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Following these eight points could help lead you to financial success



 (The Spokesman-Review)
(The Spokesman-Review)
Universal Press Syndicate

Farewell, Philip Fisher

One of the world’s seminal investment thinkers passed away recently — Philip Fisher, author of the classic “Common Stocks, Uncommon Profits” (Wiley, $20). Here are the eight points of his investment philosophy:

1. Buy stock in companies with disciplined plans for achieving dramatic long-term growth in both profits and revenues. These firms must also have inherent qualities that make it difficult for new entrants into that business to share in such growth.

2. Aim to find such companies when they are out of favor — when market conditions are not favorable, or the financial community does not properly perceive the true worth of such companies.

3. Hold the stocks you buy until there has been either a fundamental change in the company’s nature or it has grown to a point where it will no longer be growing at a faster rate than the economy as a whole. Don’t sell your most attractive stocks for short-term reasons.

4. If your primary investment goal is long-term appreciation of capital, then de-emphasize the importance of dividends.

5. Recognize that mistakes are an inherent cost of investing. Recognize them as soon as possible, understand their causes, and learn from them so they’re not repeated. A willingness to take small losses in some stocks while letting profits grow bigger and bigger in your more promising stocks is a sign of good investment management. Don’t just take profits for the satisfaction of taking them.

6. Realize that there are a relatively small number of truly outstanding companies. Concentrate your money in the most desirable opportunities. Holding more than 20 companies is unmanageable (and “a sign of financial incompetence”). Aim for 10 or 12.

7. Have more knowledge than others and apply your judgment after thoroughly evaluating specific situations. You should also have the moral courage to act against the crowd when your judgment tells you that you are right.

8. One of the basic rules of life also applies to successful investing — success is highly dependent upon a combination of hard work, intelligence and honesty.

Ask the Fool

Q: What’s “front-running”? — P. C., Huntsville, Ala.

A: Front-running is a shenanigan practiced by some unscrupulous folks in the financial realm. A mutual fund manager, for example, may buy shares of a company for her personal portfolio and then begin buying many shares for her fund, driving the price up and generating profits for herself. A talking head on television may talk up a company after having bought into it. A broker, knowing that his firm will be releasing a positive report on a company, may buy shares of it for himself. These are all examples of front-running, which in some cases is illegal.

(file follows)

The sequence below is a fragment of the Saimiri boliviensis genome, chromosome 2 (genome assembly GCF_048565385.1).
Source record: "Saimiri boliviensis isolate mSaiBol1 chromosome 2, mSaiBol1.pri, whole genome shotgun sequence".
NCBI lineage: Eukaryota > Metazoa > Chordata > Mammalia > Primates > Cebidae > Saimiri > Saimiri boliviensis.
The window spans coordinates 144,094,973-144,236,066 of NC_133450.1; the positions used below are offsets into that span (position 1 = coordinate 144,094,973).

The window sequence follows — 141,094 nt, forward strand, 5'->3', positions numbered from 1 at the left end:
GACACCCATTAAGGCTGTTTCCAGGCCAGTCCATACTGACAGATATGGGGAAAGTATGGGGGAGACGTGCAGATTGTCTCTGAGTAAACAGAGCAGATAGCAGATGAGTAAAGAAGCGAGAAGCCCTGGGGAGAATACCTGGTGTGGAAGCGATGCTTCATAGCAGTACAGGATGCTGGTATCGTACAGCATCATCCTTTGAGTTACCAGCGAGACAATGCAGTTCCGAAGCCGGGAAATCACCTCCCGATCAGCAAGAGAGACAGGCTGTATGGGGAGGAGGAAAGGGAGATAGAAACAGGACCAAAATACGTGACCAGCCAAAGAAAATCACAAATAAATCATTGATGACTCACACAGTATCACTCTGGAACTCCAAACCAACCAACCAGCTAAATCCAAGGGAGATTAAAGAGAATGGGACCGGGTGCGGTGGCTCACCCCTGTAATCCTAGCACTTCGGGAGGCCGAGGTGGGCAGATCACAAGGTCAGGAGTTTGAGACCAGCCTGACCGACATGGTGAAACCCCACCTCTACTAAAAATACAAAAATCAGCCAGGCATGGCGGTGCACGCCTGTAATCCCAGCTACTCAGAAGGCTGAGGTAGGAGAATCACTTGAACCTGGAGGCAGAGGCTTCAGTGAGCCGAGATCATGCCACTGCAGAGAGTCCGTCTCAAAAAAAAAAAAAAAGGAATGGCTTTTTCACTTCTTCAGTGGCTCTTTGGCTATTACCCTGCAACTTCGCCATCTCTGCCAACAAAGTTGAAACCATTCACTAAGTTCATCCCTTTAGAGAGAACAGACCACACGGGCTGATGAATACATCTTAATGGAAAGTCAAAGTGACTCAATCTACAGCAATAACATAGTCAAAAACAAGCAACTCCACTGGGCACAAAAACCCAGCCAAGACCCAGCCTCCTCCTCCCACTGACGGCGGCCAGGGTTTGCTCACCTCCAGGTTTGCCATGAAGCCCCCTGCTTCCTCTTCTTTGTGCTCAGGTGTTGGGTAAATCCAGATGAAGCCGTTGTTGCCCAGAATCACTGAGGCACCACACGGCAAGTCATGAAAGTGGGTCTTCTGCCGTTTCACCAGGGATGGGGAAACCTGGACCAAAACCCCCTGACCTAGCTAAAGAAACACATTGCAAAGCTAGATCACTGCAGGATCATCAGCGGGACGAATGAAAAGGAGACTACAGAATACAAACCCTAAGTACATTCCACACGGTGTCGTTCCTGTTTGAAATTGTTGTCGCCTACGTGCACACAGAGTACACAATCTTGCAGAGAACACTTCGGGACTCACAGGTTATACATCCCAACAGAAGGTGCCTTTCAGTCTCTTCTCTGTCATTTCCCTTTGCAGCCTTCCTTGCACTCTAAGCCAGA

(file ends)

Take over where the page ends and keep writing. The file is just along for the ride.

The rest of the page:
Q: What does a company’s CFO do? — L.V., Chicago

A: A company’s chief financial officer (CFO), such as PepsiCo’s Indra Nooyi, Home Depot’s Carol Tome and Merck’s Judy Lewent, is responsible for all things financial at the firm. These include determining what its financial needs are and will be, how best to finance those needs, and informing all stakeholders (investors, creditors, analysts, employees, management) of the firm’s financial condition.

The CFO is also focused on creating and maintaining the best mix of internal cash, debt financing and equity financing for the company (this is known as a firm’s “capital structure”). As part of those responsibilities, the CFO plans and oversees the forecasting and budgeting process, maintains relationships with funding sources such as commercial and investment banks, and oversees the process of developing and communicating the quarterly and annual financial statements. Finally, the CFO has ultimate accountability for maintaining the books and records of the company, ensuring that the company’s assets are protected.

My dumbest investment

My dumbest investment came from a stock tip in a hallway several years ago. I had stock in Microsoft and had made 20 percent on the shares. I sold them, though, to invest in the recommended company, System Software. System Software shortly thereafter filed for Chapter 11 bankruptcy protection. I know I’ll never make this mistake again, but it still hurts. — K.W., via e-mail

The Fool Responds: Many people sold shares of Microsoft over the past many years, and most of them are kicking themselves. Still, there are other stocks that have fared as well or better than Microsoft — especially in recent years. Your job, if you’re considering investing based on a hot tip, is to do enough research into the proposed investment to determine whether it’s worthy of your money. Find out if you understand its business and how it makes money. Read through an annual report or two, and look for signs of management integrity. Examine its track record, growth potential and advantages versus competitors.

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